LONDON (Reuters) - Dallas Federal Reserve President, Robert Kaplan, on Friday pledged to push for gradual increases in the U.S. benchmark interest rate, as long as inflation continues to rise and the U.S. economy remains near full employment.
The Fed, which is charged with the twin goals of maximum employment and stable inflation, this week kept interest-rate policy on hold and signaled it was in no rush to raise rates, citing slowing economic activity despite an improved labor market
Kaplan's remarks were the first from a Fed policymaker after this weeks Fed rate decision.
"As we continue to make progress in achieving our dual mandate, I will advocate that we take actions to remove some amount of accommodation," Kaplan said in remarks prepared for a speech in London. "I will also advocate that we take these steps in a gradual and patient manner."
In embracing a slow path toward more normal interest rates, Kaplan expressed a view that is held widely at the Fed.
In forecasts released last month, all but one of the Fed's 17 policymakers said they believe it will be appropriate to raise rates at least twice this year, if not more. Traders, by contrast, are betting on just one rate hike.
The Fed raised interest rates last December for the first time in nearly a decade, but has kept them unchanged since amid worries over global economic growth and low inflation.
Kaplan, who will not vote on the Fed policy making committee, the Federal Open Market Committee, until next year but takes part in regular policy-setting meetings every six weeks or so, forecast U.S. gross domestic product growth this year at 2.0 percent, a slightly faster pace than he projected just last month.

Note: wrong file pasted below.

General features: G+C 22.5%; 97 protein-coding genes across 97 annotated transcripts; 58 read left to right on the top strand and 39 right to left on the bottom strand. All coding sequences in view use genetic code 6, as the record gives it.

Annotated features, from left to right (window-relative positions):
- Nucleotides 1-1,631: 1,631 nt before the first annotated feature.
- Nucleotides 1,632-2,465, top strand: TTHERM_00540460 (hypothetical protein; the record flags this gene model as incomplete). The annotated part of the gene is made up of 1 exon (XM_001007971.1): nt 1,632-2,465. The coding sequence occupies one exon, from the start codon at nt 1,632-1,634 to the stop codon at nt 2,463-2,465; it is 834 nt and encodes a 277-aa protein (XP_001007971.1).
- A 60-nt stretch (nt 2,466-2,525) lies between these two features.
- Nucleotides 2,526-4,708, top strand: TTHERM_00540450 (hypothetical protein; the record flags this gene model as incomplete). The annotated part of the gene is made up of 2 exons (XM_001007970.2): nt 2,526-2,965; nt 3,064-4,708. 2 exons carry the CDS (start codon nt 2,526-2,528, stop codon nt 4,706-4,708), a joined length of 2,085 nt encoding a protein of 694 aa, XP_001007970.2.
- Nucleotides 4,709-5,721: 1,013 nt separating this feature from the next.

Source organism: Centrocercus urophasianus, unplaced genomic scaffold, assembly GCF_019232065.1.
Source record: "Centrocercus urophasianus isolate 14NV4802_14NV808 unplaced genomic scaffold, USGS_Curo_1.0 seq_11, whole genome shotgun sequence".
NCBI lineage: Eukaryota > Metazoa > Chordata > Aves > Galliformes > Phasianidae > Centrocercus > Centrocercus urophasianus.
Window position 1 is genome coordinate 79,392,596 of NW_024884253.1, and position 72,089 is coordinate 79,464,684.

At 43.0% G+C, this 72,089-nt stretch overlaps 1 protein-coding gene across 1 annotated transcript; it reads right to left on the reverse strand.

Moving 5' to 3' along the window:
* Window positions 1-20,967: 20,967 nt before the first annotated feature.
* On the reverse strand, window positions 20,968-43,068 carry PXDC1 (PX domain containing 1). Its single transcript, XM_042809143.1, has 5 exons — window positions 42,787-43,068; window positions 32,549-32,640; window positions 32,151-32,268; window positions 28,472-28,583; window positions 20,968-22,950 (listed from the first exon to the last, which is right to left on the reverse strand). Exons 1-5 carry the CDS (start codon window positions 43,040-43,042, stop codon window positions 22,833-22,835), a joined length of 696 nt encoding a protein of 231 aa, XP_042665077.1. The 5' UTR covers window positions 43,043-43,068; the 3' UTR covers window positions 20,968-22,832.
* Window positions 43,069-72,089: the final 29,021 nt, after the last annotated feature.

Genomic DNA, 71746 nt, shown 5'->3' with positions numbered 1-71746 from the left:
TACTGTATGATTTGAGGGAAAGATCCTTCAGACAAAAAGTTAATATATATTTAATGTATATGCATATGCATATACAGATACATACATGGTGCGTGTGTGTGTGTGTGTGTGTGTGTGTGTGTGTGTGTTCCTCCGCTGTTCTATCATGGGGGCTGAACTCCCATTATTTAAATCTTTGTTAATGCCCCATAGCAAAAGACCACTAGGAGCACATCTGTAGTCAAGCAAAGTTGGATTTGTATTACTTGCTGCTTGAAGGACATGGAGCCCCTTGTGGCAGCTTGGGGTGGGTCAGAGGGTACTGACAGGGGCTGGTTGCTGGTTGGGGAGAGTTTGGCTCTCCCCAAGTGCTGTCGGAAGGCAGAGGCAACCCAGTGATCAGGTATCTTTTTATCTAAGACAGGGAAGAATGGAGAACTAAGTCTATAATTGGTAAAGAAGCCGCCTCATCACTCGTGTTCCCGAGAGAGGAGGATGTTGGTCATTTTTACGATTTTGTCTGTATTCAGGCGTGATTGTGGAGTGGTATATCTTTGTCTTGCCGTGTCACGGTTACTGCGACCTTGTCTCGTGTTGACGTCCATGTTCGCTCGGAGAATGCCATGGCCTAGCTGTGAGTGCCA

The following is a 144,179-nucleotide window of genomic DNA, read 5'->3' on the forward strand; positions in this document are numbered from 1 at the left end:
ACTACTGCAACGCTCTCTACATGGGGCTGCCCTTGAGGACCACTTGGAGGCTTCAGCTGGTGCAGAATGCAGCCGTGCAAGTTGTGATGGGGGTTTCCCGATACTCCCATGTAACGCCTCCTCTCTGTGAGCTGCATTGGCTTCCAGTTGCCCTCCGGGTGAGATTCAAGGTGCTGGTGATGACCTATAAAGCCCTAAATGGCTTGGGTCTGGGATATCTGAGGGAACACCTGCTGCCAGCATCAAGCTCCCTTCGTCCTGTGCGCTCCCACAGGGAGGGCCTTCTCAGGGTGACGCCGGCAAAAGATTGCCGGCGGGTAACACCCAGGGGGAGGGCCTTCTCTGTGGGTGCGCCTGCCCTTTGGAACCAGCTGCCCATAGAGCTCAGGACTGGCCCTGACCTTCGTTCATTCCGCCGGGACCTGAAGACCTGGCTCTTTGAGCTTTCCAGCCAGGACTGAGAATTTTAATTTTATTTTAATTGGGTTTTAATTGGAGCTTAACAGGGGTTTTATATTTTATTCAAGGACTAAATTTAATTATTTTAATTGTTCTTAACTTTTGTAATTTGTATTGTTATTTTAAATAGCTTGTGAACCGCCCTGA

U.S. employers, he added, can continue to add jobs at a "healthy" pace without overheating the economy, in large part because of a global labor surplus that is putting downward pressure on inflation.
But Kaplan also expressed confidence that inflation, which has undershot the Fed's 2.0-percent target for years, will return to that level over the medium term as the downward pressure from a strong U.S. dollar and cheap oil abates.
"I do believe that the effort to 'normalize' monetary policy is important and that excessive accommodation has a cost in terms of creating distortions in investing, hiring and other decisions which can create unhealthy imbalances," he said.
(Reporting by Marc Jones, David Milliken and; Ann Saphir; editing by Clive McKeef)